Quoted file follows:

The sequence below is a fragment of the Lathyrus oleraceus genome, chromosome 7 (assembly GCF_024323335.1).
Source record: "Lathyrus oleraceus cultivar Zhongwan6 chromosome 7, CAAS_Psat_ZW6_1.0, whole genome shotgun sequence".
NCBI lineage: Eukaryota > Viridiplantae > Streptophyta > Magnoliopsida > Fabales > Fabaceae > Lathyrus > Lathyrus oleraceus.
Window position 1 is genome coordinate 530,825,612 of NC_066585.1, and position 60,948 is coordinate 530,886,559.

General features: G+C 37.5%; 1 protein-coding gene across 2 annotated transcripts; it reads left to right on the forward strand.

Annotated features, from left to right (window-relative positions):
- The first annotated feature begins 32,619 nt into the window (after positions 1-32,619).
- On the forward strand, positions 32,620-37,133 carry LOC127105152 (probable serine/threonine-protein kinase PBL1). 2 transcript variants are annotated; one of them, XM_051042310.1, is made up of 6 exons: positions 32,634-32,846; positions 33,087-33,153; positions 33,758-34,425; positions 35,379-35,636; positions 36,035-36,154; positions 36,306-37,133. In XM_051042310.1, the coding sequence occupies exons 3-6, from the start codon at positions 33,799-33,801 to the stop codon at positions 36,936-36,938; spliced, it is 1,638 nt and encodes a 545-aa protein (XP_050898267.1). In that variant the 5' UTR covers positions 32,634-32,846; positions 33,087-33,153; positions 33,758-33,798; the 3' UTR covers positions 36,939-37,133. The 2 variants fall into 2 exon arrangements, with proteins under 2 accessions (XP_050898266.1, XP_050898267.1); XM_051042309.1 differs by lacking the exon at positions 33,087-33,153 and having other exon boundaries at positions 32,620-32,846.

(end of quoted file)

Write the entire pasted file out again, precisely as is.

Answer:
The sequence below is a fragment of the Lathyrus oleraceus genome, chromosome 7 (assembly GCF_024323335.1).
Source record: "Lathyrus oleraceus cultivar Zhongwan6 chromosome 7, CAAS_Psat_ZW6_1.0, whole genome shotgun sequence".
NCBI lineage: Eukaryota > Viridiplantae > Streptophyta > Magnoliopsida > Fabales > Fabaceae > Lathyrus > Lathyrus oleraceus.
Window position 1 is genome coordinate 530,825,612 of NC_066585.1, and position 60,948 is coordinate 530,886,559.

General features: G+C 37.5%; 1 protein-coding gene across 2 annotated transcripts; it reads left to right on the forward strand.

Annotated features, from left to right (window-relative positions):
- The first annotated feature begins 32,619 nt into the window (after positions 1-32,619).
- On the forward strand, positions 32,620-37,133 carry LOC127105152 (probable serine/threonine-protein kinase PBL1). 2 transcript variants are annotated; one of them, XM_051042310.1, is made up of 6 exons: positions 32,634-32,846; positions 33,087-33,153; positions 33,758-34,425; positions 35,379-35,636; positions 36,035-36,154; positions 36,306-37,133. In XM_051042310.1, the coding sequence occupies exons 3-6, from the start codon at positions 33,799-33,801 to the stop codon at positions 36,936-36,938; spliced, it is 1,638 nt and encodes a 545-aa protein (XP_050898267.1). In that variant the 5' UTR covers positions 32,634-32,846; positions 33,087-33,153; positions 33,758-33,798; the 3' UTR covers positions 36,939-37,133. The 2 variants fall into 2 exon arrangements, with proteins under 2 accessions (XP_050898266.1, XP_050898267.1); XM_051042309.1 differs by lacking the exon at positions 33,087-33,153 and having other exon boundaries at positions 32,620-32,846.